“This is my blood of the covenant, which will be shed on behalf of many for the forgiveness of sins.” (Matthew 26:28).
Jesus, in blessing the cup of wine at the “last supper” was pointing to the sacrifice He was about to make on the cross, shedding His blood for us, pouring Himself out and giving Himself to us as a sacrificial atonement for our sins, and the sins of the world. Jesus made Himself an offering and sacrifice; a gift that was (and is) truly pleasing to God the Father. He “offered himself without blemish to God”
“How much more will the blood of Christ, who through the eternal spirit offered himself unblemished to God, cleanse our consciences from dead works to worship the living God.” (Hebrews 9:14).
After witnessing the life and miracles of Jesus Christ, why did many Jewish followers get so upset? Some even asked:
“How can this man give us (His) flesh to eat?” (John 6:52)
Many left disappointed in Jesus’ words about eating flesh and drinking blood. Probably because both are prohibited by Jewish law.
“Many of His disciples who were listening said, ‘This saying is hard; who can accept it?’ As a result of this, many (of) His disciples returned to their former way of life and no longer accompanied Him.” (John 6:60, 66)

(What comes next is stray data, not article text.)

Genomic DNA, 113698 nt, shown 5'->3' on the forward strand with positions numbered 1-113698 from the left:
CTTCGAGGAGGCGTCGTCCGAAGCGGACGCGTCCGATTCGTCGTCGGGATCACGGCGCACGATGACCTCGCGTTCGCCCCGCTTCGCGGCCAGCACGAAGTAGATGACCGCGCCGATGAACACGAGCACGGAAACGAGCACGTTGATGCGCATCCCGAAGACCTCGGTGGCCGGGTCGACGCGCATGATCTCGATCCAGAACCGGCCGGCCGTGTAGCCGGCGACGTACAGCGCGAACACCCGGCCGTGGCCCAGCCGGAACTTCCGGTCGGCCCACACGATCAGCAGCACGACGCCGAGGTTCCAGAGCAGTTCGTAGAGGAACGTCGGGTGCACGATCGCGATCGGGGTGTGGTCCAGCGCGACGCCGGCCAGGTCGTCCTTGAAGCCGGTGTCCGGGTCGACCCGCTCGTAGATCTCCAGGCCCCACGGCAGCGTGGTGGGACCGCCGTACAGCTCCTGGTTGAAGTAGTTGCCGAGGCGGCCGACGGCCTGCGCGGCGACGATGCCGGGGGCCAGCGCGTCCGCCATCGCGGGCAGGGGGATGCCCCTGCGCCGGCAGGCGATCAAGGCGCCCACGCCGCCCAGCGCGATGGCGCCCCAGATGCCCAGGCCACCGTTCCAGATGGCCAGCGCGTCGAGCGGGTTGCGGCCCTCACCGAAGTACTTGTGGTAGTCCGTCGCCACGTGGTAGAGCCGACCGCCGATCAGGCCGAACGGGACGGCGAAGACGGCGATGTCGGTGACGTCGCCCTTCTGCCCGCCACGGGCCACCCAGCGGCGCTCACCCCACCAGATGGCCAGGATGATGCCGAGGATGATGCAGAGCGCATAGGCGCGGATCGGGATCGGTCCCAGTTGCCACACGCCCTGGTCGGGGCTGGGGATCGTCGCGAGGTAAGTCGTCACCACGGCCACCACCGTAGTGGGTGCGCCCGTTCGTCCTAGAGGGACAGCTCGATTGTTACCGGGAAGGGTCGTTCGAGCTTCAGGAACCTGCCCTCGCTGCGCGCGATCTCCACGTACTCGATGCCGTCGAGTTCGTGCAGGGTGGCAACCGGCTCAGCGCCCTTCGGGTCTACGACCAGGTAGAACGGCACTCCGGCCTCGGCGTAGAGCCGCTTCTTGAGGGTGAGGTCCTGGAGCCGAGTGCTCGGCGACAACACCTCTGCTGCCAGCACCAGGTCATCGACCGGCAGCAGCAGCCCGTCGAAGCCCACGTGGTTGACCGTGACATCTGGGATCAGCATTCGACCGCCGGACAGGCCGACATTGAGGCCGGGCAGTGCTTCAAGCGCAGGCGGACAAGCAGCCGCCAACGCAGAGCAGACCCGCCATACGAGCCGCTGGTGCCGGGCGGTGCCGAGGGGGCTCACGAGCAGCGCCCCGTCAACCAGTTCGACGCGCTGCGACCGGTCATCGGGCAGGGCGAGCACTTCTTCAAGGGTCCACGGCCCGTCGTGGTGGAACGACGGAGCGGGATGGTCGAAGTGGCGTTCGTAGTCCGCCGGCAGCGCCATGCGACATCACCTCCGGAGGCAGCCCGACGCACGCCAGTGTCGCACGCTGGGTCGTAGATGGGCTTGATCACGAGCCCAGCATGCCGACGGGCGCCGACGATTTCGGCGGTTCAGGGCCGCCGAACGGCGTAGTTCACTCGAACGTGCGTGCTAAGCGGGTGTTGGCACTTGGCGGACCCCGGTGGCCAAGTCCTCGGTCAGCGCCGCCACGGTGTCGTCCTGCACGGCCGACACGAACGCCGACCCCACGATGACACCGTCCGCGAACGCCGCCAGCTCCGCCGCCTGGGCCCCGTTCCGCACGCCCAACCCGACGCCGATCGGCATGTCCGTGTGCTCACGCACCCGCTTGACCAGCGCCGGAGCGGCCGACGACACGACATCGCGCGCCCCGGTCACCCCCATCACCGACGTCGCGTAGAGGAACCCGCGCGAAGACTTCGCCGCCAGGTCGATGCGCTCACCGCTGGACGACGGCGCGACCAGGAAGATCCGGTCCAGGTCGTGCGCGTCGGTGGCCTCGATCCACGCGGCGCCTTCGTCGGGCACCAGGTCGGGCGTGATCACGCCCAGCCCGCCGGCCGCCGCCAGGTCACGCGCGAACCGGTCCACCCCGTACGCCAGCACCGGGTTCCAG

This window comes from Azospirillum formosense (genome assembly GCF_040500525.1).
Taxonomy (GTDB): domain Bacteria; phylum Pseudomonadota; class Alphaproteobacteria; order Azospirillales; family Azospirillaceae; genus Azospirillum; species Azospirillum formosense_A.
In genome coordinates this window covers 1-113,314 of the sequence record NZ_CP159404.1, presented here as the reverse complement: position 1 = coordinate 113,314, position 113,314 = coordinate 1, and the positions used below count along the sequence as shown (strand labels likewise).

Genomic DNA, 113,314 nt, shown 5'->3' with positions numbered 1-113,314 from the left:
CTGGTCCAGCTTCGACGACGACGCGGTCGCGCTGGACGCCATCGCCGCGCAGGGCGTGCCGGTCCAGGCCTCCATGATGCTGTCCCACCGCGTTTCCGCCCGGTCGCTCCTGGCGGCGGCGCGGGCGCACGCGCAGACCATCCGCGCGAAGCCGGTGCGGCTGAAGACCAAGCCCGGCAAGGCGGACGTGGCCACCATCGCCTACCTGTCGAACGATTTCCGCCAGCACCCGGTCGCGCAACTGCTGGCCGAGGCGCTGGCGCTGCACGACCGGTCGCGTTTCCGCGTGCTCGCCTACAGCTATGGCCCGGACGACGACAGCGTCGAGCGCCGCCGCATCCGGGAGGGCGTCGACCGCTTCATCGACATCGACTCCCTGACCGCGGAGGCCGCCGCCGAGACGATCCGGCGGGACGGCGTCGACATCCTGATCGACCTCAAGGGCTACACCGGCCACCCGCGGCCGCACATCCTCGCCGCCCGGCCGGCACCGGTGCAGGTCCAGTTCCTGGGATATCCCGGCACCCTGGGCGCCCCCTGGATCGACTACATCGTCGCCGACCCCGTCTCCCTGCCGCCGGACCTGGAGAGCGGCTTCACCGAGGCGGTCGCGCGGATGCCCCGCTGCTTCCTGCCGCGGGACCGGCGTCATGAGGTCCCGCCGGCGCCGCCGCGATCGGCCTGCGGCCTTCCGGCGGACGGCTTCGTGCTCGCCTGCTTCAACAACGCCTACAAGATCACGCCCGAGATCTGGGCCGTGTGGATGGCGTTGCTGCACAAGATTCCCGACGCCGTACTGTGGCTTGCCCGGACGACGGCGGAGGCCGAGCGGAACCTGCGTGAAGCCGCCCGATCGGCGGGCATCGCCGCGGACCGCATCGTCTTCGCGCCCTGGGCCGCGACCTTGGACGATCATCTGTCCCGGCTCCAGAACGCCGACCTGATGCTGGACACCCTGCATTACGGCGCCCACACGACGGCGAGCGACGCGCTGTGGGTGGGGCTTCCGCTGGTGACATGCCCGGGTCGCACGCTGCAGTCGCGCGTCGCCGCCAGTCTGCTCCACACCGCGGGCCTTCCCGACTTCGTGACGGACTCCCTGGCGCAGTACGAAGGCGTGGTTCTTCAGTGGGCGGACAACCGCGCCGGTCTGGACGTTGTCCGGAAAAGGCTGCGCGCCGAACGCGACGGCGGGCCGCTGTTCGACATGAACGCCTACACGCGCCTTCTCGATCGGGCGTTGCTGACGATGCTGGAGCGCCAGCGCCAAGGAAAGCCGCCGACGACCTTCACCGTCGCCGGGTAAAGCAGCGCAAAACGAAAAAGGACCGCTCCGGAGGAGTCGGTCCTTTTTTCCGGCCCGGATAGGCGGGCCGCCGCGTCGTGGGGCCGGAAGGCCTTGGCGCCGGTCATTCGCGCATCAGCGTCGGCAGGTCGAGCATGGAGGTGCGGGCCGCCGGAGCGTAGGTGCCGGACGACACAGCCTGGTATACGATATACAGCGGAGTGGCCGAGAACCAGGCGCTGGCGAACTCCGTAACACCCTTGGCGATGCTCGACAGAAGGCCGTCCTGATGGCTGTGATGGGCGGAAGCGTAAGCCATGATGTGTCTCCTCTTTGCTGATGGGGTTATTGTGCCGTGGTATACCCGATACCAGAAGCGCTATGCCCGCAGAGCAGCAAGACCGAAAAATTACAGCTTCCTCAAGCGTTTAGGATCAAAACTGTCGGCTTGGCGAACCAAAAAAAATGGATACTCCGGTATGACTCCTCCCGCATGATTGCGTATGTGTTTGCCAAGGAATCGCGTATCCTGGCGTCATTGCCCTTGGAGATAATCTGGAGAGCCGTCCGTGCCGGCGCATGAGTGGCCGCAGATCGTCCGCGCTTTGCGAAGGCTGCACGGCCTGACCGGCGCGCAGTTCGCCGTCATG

These individuals choose to return to their old lives, instead of “the Jewish sin” of consuming the body and blood of Jesus Christ. They took the words on an absolutely literal basis! These poor souls believed they had to actually eat the skin of Jesus. They envisioned acts of cannibalism.
This literal concept of “cannibalism” is revolting, even to me. But yet, we are eating the actual body and blood of our divine Jesus Christ at every Mass in the Catholic Church. I am not being hypocritical in any way. To non-Catholics (and even some Catholics), this concept of “transubstantiation” is hard to understand. The bread (host) and wine does not change physically, or even molecularly; yet both change “substantially” into the body and blood of our Savior Jesus Christ. Non-believers (including most Protestants) don’t understand or believe in this concept of “transubstantiation.” How wrong they were (and are). I will hope to offer proof in this reflection.
Jesus said to His disciples: